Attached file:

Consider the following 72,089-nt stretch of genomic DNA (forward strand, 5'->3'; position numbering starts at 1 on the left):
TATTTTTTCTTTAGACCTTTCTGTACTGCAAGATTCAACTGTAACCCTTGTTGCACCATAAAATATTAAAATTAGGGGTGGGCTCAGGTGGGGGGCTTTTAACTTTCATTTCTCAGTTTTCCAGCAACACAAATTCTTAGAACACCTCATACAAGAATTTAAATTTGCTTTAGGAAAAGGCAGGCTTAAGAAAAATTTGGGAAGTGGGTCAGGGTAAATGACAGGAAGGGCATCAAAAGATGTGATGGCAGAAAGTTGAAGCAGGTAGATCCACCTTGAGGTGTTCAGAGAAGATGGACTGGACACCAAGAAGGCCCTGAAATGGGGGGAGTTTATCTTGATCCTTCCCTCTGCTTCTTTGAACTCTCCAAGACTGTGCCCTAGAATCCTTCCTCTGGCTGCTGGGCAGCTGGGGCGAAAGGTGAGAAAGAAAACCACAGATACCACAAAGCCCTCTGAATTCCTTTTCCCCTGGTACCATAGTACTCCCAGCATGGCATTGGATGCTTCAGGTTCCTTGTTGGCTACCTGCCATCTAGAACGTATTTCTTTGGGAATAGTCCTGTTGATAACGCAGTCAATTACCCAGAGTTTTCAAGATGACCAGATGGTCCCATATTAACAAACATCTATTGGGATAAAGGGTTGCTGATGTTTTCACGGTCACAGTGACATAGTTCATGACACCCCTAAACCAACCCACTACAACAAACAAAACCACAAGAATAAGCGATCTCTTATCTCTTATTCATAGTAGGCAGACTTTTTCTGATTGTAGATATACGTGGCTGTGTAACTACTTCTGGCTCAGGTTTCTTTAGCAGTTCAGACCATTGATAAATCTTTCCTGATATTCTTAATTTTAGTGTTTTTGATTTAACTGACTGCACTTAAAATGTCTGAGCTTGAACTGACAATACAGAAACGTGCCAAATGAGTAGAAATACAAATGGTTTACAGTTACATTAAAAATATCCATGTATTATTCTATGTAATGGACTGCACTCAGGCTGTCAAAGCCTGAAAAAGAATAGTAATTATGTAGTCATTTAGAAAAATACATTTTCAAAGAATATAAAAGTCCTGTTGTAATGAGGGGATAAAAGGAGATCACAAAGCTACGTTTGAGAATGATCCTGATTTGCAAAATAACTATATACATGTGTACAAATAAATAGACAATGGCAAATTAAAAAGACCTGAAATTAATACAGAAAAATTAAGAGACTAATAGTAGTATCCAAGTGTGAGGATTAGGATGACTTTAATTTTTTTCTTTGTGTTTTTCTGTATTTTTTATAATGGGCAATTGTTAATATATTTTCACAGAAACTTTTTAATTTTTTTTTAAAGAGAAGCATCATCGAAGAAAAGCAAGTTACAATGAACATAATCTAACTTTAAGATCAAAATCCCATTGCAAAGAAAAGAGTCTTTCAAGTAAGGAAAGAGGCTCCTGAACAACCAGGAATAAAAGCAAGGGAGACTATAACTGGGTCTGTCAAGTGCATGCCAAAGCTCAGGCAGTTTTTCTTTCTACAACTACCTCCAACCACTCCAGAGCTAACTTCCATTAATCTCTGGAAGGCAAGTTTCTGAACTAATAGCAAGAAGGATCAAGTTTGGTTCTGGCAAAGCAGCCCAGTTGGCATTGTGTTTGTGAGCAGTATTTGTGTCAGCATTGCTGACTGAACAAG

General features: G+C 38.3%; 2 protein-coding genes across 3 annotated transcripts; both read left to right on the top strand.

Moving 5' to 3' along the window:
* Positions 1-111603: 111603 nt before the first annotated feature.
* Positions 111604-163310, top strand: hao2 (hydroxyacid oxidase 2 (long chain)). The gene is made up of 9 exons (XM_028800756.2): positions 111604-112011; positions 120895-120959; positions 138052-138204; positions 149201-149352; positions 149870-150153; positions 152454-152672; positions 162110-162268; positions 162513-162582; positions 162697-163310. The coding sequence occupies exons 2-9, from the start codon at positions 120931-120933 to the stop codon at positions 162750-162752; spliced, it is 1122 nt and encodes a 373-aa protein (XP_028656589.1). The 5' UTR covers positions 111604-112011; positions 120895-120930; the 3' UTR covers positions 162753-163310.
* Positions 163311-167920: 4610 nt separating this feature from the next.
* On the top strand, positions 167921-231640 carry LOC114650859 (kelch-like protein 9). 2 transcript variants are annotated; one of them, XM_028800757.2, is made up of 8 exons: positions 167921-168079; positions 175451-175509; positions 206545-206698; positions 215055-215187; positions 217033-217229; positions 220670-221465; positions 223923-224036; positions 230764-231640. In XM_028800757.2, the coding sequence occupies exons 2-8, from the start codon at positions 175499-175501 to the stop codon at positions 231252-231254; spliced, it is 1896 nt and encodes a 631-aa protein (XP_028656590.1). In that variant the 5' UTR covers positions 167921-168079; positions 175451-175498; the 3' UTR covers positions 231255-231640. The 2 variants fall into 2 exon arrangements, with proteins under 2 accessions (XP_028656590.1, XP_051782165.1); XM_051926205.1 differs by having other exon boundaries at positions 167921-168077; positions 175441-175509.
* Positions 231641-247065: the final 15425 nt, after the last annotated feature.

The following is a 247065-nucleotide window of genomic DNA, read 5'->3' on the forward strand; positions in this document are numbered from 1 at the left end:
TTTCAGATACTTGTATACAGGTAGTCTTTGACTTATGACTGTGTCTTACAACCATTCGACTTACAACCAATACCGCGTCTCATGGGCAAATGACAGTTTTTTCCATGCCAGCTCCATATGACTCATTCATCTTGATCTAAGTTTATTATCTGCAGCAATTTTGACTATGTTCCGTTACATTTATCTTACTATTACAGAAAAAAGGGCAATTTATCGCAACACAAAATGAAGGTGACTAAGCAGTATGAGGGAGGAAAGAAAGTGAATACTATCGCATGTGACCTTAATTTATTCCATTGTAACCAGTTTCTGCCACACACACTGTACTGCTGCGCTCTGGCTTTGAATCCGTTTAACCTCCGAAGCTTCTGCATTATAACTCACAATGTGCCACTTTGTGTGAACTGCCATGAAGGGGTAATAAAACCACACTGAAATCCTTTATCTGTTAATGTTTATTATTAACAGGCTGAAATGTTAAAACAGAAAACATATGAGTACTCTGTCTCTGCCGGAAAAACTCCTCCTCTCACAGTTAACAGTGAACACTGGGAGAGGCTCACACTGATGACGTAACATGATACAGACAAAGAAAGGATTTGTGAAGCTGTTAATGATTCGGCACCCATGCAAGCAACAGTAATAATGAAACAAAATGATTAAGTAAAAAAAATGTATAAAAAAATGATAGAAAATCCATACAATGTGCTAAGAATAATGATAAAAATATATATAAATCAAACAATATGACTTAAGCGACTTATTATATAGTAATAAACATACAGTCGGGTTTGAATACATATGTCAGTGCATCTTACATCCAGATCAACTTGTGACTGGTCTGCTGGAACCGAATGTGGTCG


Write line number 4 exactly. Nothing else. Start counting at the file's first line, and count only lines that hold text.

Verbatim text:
Moving 5' to 3' along the window: